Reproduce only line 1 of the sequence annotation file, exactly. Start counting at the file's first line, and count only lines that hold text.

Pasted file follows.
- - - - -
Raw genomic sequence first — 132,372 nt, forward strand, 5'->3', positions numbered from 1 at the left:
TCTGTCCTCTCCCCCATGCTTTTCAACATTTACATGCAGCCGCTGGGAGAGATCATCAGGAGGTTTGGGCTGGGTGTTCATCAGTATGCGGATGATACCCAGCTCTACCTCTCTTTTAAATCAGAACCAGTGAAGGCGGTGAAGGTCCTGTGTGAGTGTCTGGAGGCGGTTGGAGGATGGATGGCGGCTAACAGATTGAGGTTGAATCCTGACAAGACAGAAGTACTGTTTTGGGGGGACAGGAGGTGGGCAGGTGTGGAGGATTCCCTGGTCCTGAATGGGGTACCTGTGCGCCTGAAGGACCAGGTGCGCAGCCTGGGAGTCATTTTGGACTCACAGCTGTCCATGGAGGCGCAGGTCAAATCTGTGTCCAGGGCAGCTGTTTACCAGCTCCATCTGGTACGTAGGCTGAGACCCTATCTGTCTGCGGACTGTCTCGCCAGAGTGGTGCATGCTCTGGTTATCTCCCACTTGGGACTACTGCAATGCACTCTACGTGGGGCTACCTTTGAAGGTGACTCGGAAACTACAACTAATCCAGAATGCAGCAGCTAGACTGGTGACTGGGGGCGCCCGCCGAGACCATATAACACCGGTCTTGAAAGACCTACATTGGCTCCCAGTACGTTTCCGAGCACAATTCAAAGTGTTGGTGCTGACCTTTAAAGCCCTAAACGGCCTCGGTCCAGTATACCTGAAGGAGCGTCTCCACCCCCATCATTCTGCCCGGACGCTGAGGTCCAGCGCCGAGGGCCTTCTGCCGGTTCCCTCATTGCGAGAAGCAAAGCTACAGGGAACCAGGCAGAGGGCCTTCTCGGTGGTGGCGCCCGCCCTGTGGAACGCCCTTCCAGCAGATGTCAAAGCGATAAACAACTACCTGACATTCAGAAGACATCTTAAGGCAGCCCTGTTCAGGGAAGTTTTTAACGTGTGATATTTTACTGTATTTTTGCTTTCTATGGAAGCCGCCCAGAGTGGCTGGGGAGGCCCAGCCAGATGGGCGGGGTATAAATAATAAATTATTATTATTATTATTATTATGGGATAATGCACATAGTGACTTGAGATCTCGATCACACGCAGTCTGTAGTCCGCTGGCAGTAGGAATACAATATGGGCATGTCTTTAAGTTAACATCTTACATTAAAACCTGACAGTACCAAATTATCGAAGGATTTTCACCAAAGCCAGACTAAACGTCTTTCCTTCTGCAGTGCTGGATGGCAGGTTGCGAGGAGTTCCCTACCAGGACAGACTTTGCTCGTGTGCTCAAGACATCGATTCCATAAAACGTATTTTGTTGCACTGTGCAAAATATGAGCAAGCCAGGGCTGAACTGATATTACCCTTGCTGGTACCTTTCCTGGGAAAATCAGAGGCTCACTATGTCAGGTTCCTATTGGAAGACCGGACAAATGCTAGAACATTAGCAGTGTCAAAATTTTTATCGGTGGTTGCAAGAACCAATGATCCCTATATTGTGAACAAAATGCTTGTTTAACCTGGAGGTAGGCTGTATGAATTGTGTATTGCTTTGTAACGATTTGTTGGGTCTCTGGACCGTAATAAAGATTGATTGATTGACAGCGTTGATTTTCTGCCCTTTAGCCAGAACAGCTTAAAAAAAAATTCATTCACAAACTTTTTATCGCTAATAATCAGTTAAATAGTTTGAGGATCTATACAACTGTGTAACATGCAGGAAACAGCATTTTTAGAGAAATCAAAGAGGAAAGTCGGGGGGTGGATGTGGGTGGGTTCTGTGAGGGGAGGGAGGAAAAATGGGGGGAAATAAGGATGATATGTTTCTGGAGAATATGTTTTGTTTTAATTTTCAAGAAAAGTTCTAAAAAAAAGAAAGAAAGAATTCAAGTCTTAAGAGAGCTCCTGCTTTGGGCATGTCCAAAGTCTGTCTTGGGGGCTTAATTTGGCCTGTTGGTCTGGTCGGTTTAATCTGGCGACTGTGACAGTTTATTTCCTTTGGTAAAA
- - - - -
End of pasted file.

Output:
Raw genomic sequence first — 132,372 nt, forward strand, 5'->3', positions numbered from 1 at the left: